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US equity fund managers stick to stockpicking in face of high correlation


Fund managers have been wrong-footed by the exceptionally high correlation across stocks in the US market over the past year but are hanging on to their stockpicking style, according to the latest sector review published by Standard & Poor’s Fund Services.

“High correlation was not predicted by fund managers a year ago,” says Simon Dorricott, lead analyst at S&P Fund Services. “At that time, most fund managers expected company fundamentals to return to favour and that stockpicking would become an important future driver of returns. As it has turned out, the market has shown little differentiation in ratings to reflect the quality or sustainability of future growth.”

There have been only small pockets where this has not been true. IT stocks related to the “hot” theme of cloud computing, and small-/mid-cap IT names where some valuations appear to include a bid premium following recent M&A activity.

Portfolio managers are now less certain of when the market will start to fully reflect fundamentals, rather than the macro-driven risk-on/risk-off moves that have been seen.

What they do all agree on is that the current situation cannot continue indefinitely and some, including Old Mutual, Melchior and MFS, have pointed to a short-term improvement over the past couple of months.

In the face of these market conditions, fund managers are generally sticking to their established stockpicking approaches. However, some have put more emphasis on large-cap quality growth names that offer international exposure and sustainable growth, for example the S&P AA rated BlackRock Global Funds US Basic Value Fund managed by Kevin Rendino and Kurt Schansinger.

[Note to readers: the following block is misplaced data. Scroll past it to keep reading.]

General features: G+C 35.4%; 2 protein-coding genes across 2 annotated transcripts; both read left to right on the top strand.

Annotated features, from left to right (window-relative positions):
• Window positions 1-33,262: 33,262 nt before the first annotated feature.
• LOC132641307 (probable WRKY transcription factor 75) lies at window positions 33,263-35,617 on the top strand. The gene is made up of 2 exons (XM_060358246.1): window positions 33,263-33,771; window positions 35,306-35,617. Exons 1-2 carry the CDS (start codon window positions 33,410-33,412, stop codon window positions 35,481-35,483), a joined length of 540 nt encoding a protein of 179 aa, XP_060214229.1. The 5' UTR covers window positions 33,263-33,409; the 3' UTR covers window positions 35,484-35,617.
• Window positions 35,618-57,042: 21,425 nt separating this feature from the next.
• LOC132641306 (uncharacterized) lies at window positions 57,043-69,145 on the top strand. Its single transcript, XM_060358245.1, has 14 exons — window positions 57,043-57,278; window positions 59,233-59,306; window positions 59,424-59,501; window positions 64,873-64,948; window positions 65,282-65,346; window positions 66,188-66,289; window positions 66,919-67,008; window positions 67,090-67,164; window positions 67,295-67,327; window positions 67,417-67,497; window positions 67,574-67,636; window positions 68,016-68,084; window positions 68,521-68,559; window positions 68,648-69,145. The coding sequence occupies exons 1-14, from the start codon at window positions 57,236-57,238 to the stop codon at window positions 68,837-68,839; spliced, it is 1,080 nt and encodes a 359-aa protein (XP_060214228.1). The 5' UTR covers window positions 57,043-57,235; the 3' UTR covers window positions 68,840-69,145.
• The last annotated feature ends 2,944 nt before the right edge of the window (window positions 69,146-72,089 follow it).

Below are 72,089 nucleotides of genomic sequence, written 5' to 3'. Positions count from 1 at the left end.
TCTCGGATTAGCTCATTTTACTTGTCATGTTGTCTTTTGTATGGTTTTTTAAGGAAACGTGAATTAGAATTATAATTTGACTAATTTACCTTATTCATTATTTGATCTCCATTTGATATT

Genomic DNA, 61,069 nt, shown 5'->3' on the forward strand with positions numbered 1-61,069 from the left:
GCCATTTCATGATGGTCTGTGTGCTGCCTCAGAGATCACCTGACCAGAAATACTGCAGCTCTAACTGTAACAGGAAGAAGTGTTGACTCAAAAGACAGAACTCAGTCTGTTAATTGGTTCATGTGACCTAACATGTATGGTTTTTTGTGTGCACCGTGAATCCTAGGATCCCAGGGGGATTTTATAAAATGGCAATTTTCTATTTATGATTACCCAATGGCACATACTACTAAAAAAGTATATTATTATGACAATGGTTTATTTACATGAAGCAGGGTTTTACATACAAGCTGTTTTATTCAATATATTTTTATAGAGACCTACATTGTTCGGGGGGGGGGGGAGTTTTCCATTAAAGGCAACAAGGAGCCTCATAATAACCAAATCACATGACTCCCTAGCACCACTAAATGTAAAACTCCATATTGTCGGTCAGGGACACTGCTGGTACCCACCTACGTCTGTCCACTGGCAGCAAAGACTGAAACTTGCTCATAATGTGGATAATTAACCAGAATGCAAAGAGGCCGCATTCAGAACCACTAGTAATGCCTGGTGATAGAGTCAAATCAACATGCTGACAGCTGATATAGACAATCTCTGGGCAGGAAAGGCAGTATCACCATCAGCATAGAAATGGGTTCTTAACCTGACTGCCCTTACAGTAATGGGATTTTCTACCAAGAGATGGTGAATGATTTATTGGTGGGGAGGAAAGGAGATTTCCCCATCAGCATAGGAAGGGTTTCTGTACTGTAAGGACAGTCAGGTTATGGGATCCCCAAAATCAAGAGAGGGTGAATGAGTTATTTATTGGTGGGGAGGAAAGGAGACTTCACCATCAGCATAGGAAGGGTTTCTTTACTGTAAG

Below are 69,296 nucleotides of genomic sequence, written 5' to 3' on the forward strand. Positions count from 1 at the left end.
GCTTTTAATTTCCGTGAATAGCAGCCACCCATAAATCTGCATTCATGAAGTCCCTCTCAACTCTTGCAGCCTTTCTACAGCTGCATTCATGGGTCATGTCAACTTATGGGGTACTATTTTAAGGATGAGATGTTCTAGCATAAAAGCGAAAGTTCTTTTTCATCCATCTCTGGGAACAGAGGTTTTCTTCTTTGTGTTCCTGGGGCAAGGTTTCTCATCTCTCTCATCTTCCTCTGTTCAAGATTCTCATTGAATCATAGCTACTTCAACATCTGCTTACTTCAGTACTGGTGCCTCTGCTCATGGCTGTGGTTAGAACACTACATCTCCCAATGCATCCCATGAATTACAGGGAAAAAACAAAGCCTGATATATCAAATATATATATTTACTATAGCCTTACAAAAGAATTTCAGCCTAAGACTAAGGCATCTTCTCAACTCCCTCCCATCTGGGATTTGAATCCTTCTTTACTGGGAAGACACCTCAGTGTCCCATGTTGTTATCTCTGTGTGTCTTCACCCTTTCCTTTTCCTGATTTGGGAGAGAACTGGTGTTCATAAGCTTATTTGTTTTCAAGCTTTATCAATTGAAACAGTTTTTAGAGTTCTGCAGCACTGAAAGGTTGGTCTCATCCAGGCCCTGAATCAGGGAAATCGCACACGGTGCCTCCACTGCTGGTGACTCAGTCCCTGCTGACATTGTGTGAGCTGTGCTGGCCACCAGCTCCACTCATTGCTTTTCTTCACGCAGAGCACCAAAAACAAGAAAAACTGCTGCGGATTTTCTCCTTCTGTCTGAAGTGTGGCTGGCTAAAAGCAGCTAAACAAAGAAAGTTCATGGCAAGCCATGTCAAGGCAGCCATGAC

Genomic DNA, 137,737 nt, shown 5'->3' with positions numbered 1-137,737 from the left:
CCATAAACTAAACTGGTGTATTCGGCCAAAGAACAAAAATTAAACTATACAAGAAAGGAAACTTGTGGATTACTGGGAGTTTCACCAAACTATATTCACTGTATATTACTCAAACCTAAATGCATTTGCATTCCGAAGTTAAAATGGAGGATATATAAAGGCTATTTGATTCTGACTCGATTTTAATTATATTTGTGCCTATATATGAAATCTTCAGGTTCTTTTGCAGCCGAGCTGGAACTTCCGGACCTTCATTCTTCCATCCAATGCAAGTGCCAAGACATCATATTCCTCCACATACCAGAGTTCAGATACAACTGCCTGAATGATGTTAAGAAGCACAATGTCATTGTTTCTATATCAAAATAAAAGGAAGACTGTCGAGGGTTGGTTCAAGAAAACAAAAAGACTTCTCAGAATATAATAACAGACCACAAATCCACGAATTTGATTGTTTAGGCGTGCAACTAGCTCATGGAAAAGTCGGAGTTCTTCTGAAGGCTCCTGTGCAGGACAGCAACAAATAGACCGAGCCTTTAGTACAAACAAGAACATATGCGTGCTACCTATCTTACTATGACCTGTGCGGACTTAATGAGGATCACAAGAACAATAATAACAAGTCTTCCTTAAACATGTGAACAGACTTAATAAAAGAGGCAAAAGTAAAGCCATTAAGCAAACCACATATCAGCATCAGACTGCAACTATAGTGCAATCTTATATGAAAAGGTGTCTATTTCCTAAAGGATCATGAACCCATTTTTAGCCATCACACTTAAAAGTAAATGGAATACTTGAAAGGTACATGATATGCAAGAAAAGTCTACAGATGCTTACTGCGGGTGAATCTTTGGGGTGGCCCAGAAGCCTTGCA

Others have focused more on stocks where they have identified very significant growth potential in the expectation that these differentiated returns will eventually be recognised and fully rewarded by market participants. Examples here would include Jeffrey Lindsay and Edward Dowd of the S&P AA rated BlackRock Global Funds US Growth Fund, Jeff Morris on the S&P A rated Standard Life Investment Funds – American Equity Unconstrained Fund, and Bill Stewart and Mark Phelps on the S&P AA rated WP Stewart Holdings Fund.

Fund managers are generally positive on the outlook for the US equity market. Favourable levels of corporate profitability and valuation, with operating earnings estimates for the S&P 500 at near 2006 highs and a relatively low market rating by P/E ratio, indicate potential upside, they point out. Free cashflow levels are high and capex relatively depressed, while debt levels are low (relative to assets) compared to history.

Managers also agree that high levels of cash held by corporate America should also feed through to investors in the form of dividends or buy-backs, but will also result in increased capex and M&A activity.

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